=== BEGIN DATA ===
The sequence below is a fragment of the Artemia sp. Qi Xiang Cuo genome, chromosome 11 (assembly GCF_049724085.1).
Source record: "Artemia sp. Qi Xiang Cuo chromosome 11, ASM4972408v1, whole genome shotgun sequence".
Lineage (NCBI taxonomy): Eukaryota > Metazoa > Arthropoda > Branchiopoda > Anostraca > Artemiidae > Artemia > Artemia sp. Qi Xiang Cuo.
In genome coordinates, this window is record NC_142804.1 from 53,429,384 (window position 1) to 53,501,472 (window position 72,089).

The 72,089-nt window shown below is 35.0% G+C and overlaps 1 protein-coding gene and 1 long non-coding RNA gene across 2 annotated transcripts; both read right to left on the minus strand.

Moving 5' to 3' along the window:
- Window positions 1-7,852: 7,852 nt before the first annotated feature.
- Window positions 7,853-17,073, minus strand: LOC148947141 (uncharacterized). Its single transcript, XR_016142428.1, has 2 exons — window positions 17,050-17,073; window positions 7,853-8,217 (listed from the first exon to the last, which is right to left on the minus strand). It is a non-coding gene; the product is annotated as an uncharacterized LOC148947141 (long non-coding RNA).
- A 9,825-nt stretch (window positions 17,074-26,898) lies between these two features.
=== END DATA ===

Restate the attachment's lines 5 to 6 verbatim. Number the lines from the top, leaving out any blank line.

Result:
The 72,089-nt window shown below is 35.0% G+C and overlaps 1 protein-coding gene and 1 long non-coding RNA gene across 2 annotated transcripts; both read right to left on the minus strand.

Moving 5' to 3' along the window: